Following is a reply to Mark Ritchie and Karen Lehman's embargo
post (Tues Apr 9).
I was unaware of the severity of the corn market bind. I
subscribe to the hypothesis that our corn/soybean based farm industry
is--in part--an indirect consequence of the commodity programs.
The arguement seems theoretically unassailable.
Sugar support prices, stable corn & soybean prices, massive growth and
centralization of feedlot industries (including poultry, pork and beef),
and the even more centralized soybean and corn processing sectors are
But economic doctrine aside, exposing the US corn and soybean
markets to fluctuations will decrease the advantages of centralization and
monoculture. Possibly it opens the door for a switch to the slaughter of
grass fed animals.
That's where the Food First message applies. If Americans ate mostly grass
fed beef/pork/poultry and moved toward a lower meat diet, we would be
heeding Francis Moore Lappe's plea.
Growth of the organic market is testimony to the potential for us
to change our eating habits and our willingness to pay
for more wholesome products.
Consumers are gradually shifting their $ votes toward organics. Some
attribute this to fear of chemicals in food, but recent studies reproted by
the fresh produce market suggest that consumer reasons for buying organics
have changed toward more positive reasons, including a sense that organics
have superior quality!! (The Packer's Fresh Trends report--Jan 1996).
Perusing the meat counters at natural food stores leaves the impression that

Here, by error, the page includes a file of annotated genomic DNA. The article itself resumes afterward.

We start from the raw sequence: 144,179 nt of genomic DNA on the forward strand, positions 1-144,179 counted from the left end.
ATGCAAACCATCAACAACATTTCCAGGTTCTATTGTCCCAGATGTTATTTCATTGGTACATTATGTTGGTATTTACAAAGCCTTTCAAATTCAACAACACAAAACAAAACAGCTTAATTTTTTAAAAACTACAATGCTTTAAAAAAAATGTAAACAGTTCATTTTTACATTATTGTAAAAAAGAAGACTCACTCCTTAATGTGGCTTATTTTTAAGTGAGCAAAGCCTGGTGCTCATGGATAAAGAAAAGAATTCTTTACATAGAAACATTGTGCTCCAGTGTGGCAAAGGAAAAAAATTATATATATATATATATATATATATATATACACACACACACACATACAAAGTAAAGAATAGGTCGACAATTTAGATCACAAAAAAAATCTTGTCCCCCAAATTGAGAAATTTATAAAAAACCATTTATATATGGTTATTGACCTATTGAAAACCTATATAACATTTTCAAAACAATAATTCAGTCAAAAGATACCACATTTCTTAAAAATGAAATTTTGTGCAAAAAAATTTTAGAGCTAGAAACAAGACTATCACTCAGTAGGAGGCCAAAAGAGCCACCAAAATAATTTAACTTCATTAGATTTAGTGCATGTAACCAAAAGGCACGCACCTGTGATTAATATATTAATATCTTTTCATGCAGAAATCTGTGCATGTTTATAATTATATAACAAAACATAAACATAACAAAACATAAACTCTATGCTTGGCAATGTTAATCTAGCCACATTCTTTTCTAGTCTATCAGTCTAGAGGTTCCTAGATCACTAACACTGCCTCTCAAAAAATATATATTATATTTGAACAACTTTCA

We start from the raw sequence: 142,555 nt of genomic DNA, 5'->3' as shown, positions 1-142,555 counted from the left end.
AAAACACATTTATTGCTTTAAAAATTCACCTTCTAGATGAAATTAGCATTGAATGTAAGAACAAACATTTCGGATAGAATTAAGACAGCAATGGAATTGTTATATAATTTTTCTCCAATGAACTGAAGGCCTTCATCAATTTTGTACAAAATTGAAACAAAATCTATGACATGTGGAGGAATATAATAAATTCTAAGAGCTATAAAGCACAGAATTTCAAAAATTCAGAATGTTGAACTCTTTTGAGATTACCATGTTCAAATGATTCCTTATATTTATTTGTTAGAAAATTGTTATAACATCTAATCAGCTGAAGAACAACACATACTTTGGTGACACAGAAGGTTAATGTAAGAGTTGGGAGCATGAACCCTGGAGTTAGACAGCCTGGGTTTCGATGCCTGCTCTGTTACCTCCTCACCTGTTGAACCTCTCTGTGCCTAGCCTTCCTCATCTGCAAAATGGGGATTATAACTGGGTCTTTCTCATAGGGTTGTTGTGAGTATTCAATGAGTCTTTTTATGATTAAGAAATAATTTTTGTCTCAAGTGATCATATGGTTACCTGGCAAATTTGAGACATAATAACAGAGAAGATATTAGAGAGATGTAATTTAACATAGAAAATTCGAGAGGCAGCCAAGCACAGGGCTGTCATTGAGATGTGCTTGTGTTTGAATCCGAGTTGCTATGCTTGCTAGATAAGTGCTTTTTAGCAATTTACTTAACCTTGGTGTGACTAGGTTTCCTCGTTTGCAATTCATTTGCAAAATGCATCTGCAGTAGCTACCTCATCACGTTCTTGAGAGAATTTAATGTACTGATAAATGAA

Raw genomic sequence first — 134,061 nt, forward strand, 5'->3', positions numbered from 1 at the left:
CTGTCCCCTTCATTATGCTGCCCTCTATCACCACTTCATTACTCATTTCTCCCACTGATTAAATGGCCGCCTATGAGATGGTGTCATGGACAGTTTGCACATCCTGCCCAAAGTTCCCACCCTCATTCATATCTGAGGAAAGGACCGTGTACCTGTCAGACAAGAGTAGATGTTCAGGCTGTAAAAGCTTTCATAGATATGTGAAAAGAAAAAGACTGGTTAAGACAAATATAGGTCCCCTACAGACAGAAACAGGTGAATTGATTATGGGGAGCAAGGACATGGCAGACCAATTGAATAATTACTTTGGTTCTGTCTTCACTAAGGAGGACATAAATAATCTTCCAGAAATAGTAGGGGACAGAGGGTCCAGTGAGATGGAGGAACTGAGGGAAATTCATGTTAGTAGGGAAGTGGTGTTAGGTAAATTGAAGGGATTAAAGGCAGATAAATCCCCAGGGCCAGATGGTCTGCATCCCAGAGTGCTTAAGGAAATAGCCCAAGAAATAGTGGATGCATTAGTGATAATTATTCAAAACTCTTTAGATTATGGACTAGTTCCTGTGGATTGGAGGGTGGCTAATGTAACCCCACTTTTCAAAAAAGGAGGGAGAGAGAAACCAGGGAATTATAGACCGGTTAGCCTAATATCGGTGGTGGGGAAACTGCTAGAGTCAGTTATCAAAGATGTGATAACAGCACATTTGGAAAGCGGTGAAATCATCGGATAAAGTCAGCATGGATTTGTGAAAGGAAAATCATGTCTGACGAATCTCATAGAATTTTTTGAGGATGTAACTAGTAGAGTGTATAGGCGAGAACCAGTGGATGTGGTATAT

some are shifting gradually toward diets with more humanely produced meat.
Looking at menus of trendy restaurants (like Cafe Boeuf) suggests that
some are shifting toward less meat in our diets as well.
Some would argue that the Alar 'scare' served to accelerate growth in the
organic produce market. If that worked for organic produce, then what about
a corn 'scare' to focus consumer attention on the reasons for eating grass
Notwithstanding the usual arguments of some animal 'scientists' that
consumers won't accept lean/unmarbled beef, it seems clear that a rapid
increase in slaughter of grass fed beef would ease demand for corn in the
short run. In the long run--what about serious research on the potential for
making grass fed beef/pork more palitable? Cooking instructions seem like a
viable intermediate run measure.
This line of thought desrves serious consideration.... The question is, who
has the incentives to make a concerted effort?
The pieces are in place to launch a concerted effort to convert a segment of
the population to grass fed beef.
On the producers' side: A corn shortage could also focus cow calf operators
on the possibility for by-passing the feedlots.
In the Market: The natural food store phenomenon is big enough that it
touches a large percent of the trend setting population in the US.
These stores already sell range fed chicken, eggs, & pork as well as organic milk and natural
--The Rocky Mountain Farmers' Union is busy organizing more dairymen
to produce organic milk and grass fed beef.
--The holistic resource management movement seems to be taking hold in California, the Rocky Mountains, and the
--Grass fed beef is beginning comming to market through groups in Kansas,
Montana, Colorado, and the Pacific Northwest.
--In your region, the Pew Foundation has funded the Midwest Organic Alliance
which is working to promote demand for organics.
It seems that there is an opportunity for some type of coalition of organic
producers and natural food marketeers to form in order to see through a well
focused promotion of grass fed beef & pork.
What do you think?
Ag and Resource Economics Dept
Colorado State University
Ft Collins, CO 80523